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The continuous criticism cotton producers and textile factories throw at each other regarding the very low price offered for locally produced cotton has led the Ministry of Industry to set the price.
Previously, the government imported cotton to fill the gap in supplies and to stabilize the price, but the new option encourages farmers to produce more and supply it to the textile factory at a fair price.
The textile factories, who are major buyers of local cotton, lament the inconsistent prices. Consequently, they were forced to change their production cost several times. Producers argue that the cost of labor, the high price of agriculture machineries, uncertainty in market, and weather conditions have deterred them from offering consistent prices to local producers.
The supply chain of cotton to market is also elongated resulting in lower earnings by farmers and channeling significant profits to brokers. Brokers buy a kilo of cotton under 30 birr from farmers and sell it to factories from 40 to 60 birr.
“It is right for the government to stabilize the cotton market,” Tadesse Haile, State Minister of Industry said at a meeting with cotton producers held at Ghion Hotel on February 9.
“We are aware of brokers who set the price of cotton randomly and that discourages textile factories which causes them to incur additional costs. If it has not been for that interference, we sometimes may experience cases where farmers produce plenty and find few buyers.”
So we have to mediate the situation by setting a price that is fair for both farmers and factories. And we don’t want to keep on importing cotton. We need all locally produced cotton to be consumed by our factories. And setting a price will help us realize that.”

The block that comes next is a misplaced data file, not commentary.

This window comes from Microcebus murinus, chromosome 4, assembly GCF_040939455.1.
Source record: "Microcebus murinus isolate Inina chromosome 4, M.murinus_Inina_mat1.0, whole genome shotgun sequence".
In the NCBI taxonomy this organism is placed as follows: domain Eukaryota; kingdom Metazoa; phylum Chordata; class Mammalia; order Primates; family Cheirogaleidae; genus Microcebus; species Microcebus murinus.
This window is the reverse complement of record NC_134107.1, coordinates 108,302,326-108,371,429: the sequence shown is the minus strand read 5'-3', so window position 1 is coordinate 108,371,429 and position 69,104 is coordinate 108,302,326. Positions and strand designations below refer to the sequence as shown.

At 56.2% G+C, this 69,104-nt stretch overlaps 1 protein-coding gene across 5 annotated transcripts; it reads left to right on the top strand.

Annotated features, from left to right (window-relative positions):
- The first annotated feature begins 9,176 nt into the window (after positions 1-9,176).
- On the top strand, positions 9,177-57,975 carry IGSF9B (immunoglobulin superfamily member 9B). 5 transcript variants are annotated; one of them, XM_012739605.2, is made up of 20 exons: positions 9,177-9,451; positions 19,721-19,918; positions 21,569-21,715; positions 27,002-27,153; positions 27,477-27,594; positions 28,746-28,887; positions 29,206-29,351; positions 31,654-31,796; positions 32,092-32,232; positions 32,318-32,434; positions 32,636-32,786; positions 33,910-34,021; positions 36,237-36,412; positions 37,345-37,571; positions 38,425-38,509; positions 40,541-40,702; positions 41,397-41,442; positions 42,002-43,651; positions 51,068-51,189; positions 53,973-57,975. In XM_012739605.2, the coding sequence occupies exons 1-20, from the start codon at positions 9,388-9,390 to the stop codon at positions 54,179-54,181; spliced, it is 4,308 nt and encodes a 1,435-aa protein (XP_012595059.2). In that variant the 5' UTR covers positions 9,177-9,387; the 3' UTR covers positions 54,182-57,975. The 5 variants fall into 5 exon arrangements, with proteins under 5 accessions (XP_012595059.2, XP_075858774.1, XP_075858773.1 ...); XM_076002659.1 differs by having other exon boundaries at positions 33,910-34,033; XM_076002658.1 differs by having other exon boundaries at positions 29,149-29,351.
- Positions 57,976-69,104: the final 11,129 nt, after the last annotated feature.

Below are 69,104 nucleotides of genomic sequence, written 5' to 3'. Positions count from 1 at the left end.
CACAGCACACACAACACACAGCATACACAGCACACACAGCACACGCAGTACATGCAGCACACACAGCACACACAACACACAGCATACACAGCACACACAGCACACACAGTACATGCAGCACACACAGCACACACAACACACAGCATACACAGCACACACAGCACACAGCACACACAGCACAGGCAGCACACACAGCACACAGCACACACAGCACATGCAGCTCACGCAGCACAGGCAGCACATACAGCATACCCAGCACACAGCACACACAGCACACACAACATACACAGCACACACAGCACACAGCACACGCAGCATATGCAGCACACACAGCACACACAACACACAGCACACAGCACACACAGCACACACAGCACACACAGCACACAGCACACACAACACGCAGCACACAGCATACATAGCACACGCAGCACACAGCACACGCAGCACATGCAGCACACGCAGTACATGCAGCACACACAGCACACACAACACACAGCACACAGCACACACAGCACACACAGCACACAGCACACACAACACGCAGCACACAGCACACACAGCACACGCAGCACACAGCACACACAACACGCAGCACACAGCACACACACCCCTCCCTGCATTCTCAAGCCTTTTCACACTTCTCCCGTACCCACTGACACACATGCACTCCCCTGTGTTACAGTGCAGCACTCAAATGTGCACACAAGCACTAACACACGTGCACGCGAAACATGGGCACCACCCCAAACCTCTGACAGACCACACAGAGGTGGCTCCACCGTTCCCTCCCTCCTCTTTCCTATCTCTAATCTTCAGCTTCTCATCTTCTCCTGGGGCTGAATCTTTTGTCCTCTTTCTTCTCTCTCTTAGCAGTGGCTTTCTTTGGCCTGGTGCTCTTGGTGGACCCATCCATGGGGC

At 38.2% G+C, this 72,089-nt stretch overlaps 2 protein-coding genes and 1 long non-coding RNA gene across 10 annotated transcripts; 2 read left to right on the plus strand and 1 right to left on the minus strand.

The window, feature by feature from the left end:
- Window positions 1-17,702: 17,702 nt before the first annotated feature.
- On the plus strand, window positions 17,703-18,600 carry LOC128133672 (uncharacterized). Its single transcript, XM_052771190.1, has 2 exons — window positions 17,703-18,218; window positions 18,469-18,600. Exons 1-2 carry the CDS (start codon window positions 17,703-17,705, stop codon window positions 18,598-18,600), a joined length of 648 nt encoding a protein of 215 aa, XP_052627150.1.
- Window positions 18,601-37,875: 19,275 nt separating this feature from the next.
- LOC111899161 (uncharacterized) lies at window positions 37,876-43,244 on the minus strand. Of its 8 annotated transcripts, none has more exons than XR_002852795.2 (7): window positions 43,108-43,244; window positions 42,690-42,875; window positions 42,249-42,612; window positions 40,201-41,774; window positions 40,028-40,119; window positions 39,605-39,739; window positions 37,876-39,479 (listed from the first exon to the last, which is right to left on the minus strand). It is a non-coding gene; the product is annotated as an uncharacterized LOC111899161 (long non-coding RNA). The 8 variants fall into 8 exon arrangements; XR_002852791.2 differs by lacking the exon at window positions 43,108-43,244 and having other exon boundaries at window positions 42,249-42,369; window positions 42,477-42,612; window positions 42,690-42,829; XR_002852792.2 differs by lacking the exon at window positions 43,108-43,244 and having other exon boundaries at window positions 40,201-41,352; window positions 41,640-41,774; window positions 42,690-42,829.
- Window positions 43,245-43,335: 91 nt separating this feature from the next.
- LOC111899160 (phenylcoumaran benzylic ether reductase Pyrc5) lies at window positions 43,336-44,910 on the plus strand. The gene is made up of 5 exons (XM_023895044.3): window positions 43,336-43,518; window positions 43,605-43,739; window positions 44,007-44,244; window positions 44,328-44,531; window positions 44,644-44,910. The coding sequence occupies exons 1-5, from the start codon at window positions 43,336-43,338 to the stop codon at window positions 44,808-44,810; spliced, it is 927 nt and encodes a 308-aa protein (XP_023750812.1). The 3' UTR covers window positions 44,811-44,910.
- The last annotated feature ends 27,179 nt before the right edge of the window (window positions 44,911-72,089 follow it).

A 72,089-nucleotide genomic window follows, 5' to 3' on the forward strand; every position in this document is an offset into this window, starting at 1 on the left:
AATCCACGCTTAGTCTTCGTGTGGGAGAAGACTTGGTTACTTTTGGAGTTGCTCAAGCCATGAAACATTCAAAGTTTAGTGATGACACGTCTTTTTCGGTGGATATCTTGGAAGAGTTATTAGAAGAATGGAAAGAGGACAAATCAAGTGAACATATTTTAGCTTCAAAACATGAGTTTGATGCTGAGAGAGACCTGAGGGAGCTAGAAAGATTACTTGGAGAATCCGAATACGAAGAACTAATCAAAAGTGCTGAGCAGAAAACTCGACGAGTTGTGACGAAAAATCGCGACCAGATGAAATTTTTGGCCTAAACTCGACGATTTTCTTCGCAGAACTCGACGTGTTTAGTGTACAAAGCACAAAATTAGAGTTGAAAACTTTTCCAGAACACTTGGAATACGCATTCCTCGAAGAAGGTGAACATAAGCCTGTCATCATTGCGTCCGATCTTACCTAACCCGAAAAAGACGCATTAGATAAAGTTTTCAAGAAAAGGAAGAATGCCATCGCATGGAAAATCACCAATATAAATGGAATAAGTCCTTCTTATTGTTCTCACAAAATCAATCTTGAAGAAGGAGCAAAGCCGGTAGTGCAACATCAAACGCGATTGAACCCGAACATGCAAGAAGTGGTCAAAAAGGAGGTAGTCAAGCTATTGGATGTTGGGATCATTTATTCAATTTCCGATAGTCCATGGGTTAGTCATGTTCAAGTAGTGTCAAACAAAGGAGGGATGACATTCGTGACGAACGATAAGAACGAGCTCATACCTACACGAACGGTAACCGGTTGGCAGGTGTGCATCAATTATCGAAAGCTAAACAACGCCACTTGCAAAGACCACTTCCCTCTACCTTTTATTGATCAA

Tadesse further noted that his Ministry is in discussion with stakeholders to draft a regulation prohibiting the involvement of brokers on the delivery line of agricultural products to the market, because that interference has significant impacts on the industry.
“Our agricultural products, especially those that are used as inputs for other industries, must be supplied at a fair price. Otherwise our effort to transform agriculture into an industry will face a big challenge. So we have to move the brokers who disturb the price. We only need producers and factories to deal with the products.”
According to Tadesse, his ministry commissioned a research on BT Cotton, one of the different genetically modified cotton variety that is reputed to rendering high yields. The industry ministry has submitted a draft bill along with a synopsis of the research for ratification by parliament.
“We need more cotton to maintain our growing industry, and using GMO is one of the alternatives to boost production,” he stated.
Though producers do not agree on the notion of shorter cotton supplies, the current bulk demand for cotton in Ethiopia is estimated around 100,000 tones while the supply is around 65,000 tones.
Second rate quality of local cotton, lack of modern agricultural methods, poor irrigation systems and shortage of labor hampered the cotton industry from expanding.
The Ethiopian Cotton Producers, Ginner and Exporters Association (ECPGEA) Vice President Abreham Tadesse criticized the government for not giving proper attention to the industry.
“There is 250,000 hectares of land available for cotton plantation but only 10 to 15 percent of it has been cultivated so far, and this shows underutilization of the resource,” the vice president corroborates his argument.
He argues that GMO cotton is not the solution to increase production. “We can still manage to scale up production without GMO cotton if government gives proper attention to cotton farming like it did to sugar farms.’’
Yet an agricultural researcher, Dr Million Belay, Capital requested to give scientific views on the issue opposes the Ministry of Industry’s plan to allow the use of BT Cotton.
Dr. Million Belay, Director of Melka Werer Agricultural Research Station told Capital, “the Industry Ministry tells us the experience of Sudan and other cotton producers who made a good production by applying BT Cotton, and they argue that the chemicals that are used to kill cotton pests demand more finance while BT Cotton has its own immune system to combat pests.”
“However, my institution disagrees as the condition in other countries and in Ethiopia is so different; the soil type and other related and relevant matters must be studied. No one gives an ear to our suggestion and the bill is in the final stages of ratification,” Dr. Million sadly commented.